Fundraisers seeking to generate online donations should take advantage of a secret weapon: the standard #10 mailing envelope and its various paper cousins. According to a study from Dallas-based business intelligence firm Data Axle, 29 percent of consumers contributing through an organization’s website do so after being contacted via another channel.
Direct mail is even more powerful when aimed at specific age brackets. According to The New Best Practices for Connecting with Today’s Charitable Donors, direct mail moves donations among 45 percent of donors older than 60, it’s 34 percent of donors between the ages of 45 and 60, then 26 percent of 30- to 44-year-olds and only 20 percent of 18- to 29-year-olds.
Curiously, direct mail was not cited as the most-preferred outreach channel. Just few than half (48 percent) of those surveyed for the study indicated email as their channel of choice, followed by direct mail (21 percent), social media (17 percent), text messaging (eight percent) and phone calls (two percent).
“Today’s donors want to give on their terms — and those terms are more varied than ever,” said Data Axle Nonprofit Solutions President Stephanie Ceruolo via a statement. Fundraisers “can’t afford to choose one or two channels. They need to get smarter and more data-driven when building their donor acquisition and fundraising initiatives, and leverage the full spectrum of channels according to the preference of each individual,” according to Ceruolo.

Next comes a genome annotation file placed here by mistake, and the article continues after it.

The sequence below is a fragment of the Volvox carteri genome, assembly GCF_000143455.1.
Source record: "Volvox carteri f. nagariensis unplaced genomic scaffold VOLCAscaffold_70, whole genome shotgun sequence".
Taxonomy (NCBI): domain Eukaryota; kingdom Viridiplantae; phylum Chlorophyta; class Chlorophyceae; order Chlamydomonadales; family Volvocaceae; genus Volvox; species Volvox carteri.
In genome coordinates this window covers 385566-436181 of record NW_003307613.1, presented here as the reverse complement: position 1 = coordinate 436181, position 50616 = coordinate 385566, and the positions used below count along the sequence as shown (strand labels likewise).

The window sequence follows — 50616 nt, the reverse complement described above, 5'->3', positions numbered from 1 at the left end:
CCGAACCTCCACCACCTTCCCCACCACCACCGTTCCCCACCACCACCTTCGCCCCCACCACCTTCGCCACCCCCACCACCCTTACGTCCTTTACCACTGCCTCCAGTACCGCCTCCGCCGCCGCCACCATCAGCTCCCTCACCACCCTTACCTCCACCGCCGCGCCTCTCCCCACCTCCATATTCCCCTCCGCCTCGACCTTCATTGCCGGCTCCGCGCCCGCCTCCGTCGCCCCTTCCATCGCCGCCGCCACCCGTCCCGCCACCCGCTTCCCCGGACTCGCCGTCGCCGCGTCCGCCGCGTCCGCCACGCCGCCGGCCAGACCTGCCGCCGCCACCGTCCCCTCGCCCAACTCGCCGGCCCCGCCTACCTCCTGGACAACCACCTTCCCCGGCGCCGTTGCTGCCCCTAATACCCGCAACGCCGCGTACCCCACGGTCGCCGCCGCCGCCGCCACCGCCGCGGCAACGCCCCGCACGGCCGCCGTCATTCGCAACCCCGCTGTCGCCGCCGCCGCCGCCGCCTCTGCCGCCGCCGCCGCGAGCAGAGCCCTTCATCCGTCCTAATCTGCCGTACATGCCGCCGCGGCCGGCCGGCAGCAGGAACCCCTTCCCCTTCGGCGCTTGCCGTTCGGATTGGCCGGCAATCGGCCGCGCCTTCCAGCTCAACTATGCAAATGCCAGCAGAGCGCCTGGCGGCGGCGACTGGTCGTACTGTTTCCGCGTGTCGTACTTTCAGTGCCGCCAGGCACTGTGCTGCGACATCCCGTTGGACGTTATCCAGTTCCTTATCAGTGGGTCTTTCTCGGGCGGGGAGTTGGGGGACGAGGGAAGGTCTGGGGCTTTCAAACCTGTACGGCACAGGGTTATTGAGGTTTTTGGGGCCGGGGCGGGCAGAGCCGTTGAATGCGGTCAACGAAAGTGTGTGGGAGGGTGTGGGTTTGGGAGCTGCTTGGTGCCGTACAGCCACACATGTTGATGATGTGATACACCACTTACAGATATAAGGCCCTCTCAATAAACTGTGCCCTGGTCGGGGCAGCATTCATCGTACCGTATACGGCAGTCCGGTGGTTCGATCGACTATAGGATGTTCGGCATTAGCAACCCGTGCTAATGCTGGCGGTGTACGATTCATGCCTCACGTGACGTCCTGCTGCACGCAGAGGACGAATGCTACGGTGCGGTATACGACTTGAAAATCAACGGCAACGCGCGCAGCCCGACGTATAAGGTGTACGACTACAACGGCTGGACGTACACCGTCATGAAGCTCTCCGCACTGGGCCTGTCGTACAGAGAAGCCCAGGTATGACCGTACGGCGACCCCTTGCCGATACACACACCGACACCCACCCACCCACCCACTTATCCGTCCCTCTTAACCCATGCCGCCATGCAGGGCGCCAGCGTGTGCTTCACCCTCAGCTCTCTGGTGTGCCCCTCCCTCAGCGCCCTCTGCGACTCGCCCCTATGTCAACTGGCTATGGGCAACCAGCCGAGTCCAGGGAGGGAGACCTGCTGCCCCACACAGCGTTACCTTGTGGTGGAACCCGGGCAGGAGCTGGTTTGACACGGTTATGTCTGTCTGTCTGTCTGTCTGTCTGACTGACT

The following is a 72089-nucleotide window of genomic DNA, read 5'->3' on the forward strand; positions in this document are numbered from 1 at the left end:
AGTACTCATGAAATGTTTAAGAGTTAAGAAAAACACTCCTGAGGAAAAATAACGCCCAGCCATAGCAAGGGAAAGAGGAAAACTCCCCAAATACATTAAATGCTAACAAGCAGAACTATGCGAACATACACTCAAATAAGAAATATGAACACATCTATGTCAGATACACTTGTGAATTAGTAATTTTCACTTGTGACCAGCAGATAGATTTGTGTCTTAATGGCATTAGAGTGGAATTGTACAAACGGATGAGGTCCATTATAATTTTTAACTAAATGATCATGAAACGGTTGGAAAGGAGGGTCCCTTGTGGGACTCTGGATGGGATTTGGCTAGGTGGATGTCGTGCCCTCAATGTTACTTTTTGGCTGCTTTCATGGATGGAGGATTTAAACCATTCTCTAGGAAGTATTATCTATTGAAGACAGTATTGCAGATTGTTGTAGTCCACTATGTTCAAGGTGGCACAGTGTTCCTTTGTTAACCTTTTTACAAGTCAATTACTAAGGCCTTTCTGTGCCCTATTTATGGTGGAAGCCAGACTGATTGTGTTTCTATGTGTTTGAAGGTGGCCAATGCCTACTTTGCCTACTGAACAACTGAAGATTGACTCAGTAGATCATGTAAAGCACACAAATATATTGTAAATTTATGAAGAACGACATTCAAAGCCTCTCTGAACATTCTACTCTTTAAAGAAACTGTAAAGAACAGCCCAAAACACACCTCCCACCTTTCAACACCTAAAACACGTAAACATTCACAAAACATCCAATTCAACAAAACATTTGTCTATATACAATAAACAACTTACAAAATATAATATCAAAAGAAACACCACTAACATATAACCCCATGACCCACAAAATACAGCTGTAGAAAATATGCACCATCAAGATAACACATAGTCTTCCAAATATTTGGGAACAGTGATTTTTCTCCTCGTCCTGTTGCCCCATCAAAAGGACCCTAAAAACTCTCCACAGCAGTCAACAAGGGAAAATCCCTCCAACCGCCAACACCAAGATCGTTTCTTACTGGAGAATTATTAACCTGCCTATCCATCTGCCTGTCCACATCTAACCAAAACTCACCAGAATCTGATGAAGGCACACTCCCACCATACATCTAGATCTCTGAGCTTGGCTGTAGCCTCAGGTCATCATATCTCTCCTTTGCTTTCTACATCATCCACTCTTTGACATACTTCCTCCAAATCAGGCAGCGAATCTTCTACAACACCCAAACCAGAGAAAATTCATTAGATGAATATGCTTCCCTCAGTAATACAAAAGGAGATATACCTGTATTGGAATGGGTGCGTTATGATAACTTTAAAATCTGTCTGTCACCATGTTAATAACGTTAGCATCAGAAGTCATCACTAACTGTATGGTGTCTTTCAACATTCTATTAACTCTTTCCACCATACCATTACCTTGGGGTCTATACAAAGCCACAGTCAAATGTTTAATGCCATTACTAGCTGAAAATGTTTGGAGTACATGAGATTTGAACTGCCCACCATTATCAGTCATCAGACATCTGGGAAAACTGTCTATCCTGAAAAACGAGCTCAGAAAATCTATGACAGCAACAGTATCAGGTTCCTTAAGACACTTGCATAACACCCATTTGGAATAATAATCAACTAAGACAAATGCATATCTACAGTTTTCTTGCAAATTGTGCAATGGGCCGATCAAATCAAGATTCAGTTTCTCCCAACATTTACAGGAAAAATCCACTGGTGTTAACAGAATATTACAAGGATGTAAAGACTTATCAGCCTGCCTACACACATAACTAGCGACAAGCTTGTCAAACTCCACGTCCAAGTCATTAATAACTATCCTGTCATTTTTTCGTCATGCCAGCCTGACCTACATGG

Marketers are more likely to focus on actual cash returns than consumer replies, however. If the numbers show mail seems to be moving donations – perhaps because a well-designed mail piece can help create a lasting impression when coupled with other touches – marketers will disregard stated resistance to mail (such as for environmental waste reasons).
Few truths are universal, however, and channel choice changes between age and gender demographics. The study also found men are more likely to respond to a phone call than women (14 percent versus nine percent) and less likely to click through an email solicitation (18 percent for men, 22 percent for women). Direct mail is stronger among women, with 24 percent of them receptive to pitches via this channel versus 18 percent of men.
“Some of the newer nonprofits may lean too heavily on digital media, while older ones may avoid digital channels entirely,” said Data Axle Chairman and CEO Michael Iaccarino in a statement. “This survey shows the importance of using every channel in order to reach donors in the most effective way, informed by their demographic and psychographic attributes.”
Channel preference isn’t the only demographic differentiator when it comes to donations. While slightly more than one third (36 percent) of donors make sustaining monthly contributions to at least one charity, that tendency is much more pronounced among younger consumers, with 41 percent of those aged 30 to 44 and 48 percent of those between the ages of 18 and 29 doing so.
Younger donors are also surprisingly open to setting up legacy contributions in their wills. More than one in five (21 percent) of those between the ages of 18 and 29 have already done so, as have 17 percent of 30- to 44-year-olds. In contrast, only ten percent of donors between the ages of 45 and 60, and 16 percent of those over 60, have included these provisions in their wills.
Data Axle based its finding in part on a survey of more than 1,200 Americans who had donated to a charity within the last six months. Detailed findings from Data Axle are available here: https://bit.ly/3nW73bO